So I have been working away in the background on the migration of my blog away from the Apache Roller powered blog platform that I currently use. One of the issues that annoyed me, and I never got around to fixing (although it would probably have been easy to fix), is the fact that all my posts appear at a URL that includes the word "blog" twice. It was redundant, and irritated me, and because I never fixed it, removing that means that when I migrate the blog I'll need to set up a redirect for the old links to still work, which also annoys me, but is the cost of this migration I suppose. So I am going to do a review of the process, what I wanted to do, how far I have got, how I did it, and what is left to do.

The first thing I wanted to do is build a static site with roughly the same layout as my current site. This I decided to do in Jekyll, a decision I must admit was made before I did the requirements capture I was so keen on at the start. I have largely completed this as far as layout goes for the site, but I still need to include content on most of the pages. I didn't much like the default "minima" theme Jekyll includes for new sites, so I have largely replaced this with one I have written from scratch based on my current website. This was made easier as the way themes work in jekyll is based on including files that hold common parts of a webpage, with variables for things like page titles etc, and this is very similar to how I had built my site in PHP, so it made sense on that level. The syntax of these included files is different, but that was no great barrier. As with everything I do in web design, it's a work in progress, I'm not a great designer, so it probably always will be.

I wanted to make sure I could get all the content from my current blog without having to manually copy it across, including features like showing posts with a given tag, and showing a tag cloud, and an RSS or ATOM feed for people to easily follow my blog. As I mentioned in my last post I have managed to do this with a pull request to the official jekyll-import project. There are a few tweaks that I may need to do to that for completeness, particularly around data around comments (my blog doesn't have many comments, but that doesn't mean it won't be useful to other users). And the team who manage that project would like to see tests, which doesn't seem like an unreasonable request for future changes. For the pages for posts by tag, and so that I don't end up with one massive page of all the posts, but that they are split up into smaller pages I'm using the jekyll-paginate-v2 plugin, and the auto pages feature. For the Atom Feed I'm using the jekyll-feed plugin, which was all but installed and configured out of the box. The tag cloud was more involved, and meant using the features of jekyll to pull all of the tags out and sort them based on their usage. It didn't need a plugin as such, but it did take more effort than I expected it too. I may share the code for that down the line, maybe in my first blog post created in Jekyll, who knows. The layout of the blog turned out to be one of the easier parts of this process, jekyll allows you to set a "permalink" and this was easy to extract from the Roller Database.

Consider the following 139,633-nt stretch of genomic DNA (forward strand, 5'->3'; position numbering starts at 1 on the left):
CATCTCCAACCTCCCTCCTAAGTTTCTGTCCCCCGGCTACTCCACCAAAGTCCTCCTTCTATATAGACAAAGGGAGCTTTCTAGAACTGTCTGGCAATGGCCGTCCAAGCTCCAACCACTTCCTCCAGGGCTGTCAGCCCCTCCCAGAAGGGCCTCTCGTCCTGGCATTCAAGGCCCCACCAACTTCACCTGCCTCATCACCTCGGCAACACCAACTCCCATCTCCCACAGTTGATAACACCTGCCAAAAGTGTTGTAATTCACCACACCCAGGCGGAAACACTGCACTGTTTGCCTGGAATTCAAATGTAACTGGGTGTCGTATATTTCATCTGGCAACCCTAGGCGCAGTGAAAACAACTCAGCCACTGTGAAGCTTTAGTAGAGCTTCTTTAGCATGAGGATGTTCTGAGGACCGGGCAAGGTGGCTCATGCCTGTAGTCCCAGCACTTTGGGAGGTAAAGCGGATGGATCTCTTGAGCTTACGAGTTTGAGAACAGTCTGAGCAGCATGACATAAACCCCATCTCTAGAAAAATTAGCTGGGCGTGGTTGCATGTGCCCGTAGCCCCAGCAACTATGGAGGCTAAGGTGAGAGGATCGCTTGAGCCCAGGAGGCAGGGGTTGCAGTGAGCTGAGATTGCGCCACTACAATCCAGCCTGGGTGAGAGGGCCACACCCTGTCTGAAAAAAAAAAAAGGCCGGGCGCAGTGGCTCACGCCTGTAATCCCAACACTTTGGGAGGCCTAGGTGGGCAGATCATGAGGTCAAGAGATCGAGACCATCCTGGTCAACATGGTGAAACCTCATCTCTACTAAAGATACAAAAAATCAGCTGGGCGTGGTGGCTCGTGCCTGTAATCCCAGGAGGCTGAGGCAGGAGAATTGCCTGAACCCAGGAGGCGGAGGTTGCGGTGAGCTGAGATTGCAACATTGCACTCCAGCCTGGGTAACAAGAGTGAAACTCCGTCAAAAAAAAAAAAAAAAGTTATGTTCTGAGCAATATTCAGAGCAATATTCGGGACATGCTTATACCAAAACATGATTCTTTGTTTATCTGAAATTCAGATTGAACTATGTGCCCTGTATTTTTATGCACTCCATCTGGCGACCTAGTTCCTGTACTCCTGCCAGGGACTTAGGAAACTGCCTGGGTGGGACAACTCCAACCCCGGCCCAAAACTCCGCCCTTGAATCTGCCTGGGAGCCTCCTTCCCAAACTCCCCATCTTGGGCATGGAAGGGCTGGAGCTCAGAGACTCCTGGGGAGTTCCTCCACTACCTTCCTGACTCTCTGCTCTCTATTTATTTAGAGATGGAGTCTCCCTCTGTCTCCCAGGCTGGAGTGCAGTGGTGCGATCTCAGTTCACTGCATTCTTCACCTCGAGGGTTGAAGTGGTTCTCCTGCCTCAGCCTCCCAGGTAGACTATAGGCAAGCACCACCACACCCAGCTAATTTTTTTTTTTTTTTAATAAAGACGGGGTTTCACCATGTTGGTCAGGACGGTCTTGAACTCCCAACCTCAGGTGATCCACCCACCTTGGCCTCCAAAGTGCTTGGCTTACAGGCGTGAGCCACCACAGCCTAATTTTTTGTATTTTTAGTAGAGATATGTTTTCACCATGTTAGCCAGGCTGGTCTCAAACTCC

This whole process has been reasonably straight forward, and it is only through laziness, and lack of free time, that it has taken me this long to get to this stage. I haven't solved the issue of allowing comments, but as I have a total of 3 comments against 49 blog posts I'm not too worried about that right now. There are various cloud based commenting options out there, I may look into it in more depth later.

posted at 8:13 pm on 21 Oct 2018 by Craig Stewart

Tags:web project not-a-designer sysadmin